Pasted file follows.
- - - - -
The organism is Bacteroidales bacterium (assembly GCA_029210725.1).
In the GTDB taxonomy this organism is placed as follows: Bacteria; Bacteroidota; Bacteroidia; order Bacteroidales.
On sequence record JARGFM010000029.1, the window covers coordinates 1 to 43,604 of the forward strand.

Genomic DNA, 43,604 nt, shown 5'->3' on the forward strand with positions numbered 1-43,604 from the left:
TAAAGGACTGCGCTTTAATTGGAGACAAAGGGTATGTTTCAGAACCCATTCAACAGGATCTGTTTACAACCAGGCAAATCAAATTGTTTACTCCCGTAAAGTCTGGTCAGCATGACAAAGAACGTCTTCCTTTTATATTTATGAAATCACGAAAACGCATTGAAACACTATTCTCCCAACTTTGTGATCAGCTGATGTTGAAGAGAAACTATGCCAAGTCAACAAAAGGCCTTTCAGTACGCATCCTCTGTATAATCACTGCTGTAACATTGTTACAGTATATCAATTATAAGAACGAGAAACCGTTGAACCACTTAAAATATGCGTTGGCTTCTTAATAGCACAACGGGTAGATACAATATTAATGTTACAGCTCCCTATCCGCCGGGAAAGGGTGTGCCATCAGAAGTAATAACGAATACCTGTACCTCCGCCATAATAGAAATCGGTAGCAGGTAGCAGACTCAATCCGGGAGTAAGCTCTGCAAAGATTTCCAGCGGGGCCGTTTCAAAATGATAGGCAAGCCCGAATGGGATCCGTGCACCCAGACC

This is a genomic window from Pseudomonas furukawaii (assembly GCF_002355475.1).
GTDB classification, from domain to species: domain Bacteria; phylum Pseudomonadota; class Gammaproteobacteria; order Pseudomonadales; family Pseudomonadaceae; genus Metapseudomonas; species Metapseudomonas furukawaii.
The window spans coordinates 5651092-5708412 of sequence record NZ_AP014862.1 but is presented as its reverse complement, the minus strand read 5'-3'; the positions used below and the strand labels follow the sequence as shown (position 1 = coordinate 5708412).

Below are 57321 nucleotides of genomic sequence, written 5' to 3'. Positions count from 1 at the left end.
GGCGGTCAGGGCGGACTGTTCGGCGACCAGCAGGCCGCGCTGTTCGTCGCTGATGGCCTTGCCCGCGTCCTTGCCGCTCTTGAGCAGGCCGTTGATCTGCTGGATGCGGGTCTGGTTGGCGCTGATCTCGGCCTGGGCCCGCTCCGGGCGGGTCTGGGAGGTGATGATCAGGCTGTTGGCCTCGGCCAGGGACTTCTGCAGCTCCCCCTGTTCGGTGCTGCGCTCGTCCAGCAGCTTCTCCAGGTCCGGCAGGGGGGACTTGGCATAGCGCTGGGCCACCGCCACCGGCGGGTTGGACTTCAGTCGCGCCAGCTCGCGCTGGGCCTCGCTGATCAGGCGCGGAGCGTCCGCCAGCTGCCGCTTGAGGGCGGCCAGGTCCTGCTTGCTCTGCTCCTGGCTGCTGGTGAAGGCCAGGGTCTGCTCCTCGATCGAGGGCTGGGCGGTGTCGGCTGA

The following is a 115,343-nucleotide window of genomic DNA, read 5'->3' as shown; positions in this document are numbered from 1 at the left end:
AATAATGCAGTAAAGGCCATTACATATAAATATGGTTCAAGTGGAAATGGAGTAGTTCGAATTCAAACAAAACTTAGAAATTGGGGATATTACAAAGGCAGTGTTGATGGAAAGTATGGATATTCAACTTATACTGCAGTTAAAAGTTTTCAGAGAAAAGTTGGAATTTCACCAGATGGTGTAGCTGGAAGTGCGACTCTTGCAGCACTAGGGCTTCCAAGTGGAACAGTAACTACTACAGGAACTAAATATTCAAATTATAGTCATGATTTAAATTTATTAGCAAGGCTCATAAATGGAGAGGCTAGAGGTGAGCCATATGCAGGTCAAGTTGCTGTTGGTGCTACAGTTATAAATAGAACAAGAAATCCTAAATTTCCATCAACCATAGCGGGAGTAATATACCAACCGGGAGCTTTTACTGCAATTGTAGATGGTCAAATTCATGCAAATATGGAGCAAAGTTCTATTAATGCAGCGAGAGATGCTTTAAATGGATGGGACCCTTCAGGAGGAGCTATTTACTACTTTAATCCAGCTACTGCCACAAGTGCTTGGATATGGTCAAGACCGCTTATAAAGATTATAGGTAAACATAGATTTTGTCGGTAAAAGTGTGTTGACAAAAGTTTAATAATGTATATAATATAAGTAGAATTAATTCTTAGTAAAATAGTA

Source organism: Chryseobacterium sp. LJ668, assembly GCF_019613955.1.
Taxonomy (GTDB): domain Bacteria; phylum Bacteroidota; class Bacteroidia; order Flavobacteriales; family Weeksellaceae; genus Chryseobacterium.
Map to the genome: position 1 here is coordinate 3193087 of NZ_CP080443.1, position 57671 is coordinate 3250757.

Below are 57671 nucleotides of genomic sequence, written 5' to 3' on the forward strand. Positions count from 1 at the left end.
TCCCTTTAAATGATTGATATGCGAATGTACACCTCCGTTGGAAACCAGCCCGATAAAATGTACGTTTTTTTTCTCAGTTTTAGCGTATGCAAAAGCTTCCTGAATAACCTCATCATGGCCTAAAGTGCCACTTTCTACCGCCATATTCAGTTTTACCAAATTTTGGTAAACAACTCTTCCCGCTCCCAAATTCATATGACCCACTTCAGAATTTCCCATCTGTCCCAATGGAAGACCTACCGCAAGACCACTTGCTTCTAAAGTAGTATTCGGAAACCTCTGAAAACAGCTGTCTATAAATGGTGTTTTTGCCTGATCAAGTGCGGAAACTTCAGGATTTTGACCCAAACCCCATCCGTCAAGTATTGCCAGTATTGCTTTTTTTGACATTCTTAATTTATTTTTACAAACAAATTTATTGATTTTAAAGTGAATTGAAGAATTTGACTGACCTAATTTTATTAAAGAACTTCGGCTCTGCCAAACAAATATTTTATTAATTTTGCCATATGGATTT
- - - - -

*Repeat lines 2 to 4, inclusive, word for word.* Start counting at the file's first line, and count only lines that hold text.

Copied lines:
In the GTDB taxonomy this organism is placed as follows: Bacteria; Bacteroidota; Bacteroidia; order Bacteroidales.
On sequence record JARGFM010000029.1, the window covers coordinates 1 to 43,604 of the forward strand.

Genomic DNA, 43,604 nt, shown 5'->3' on the forward strand with positions numbered 1-43,604 from the left: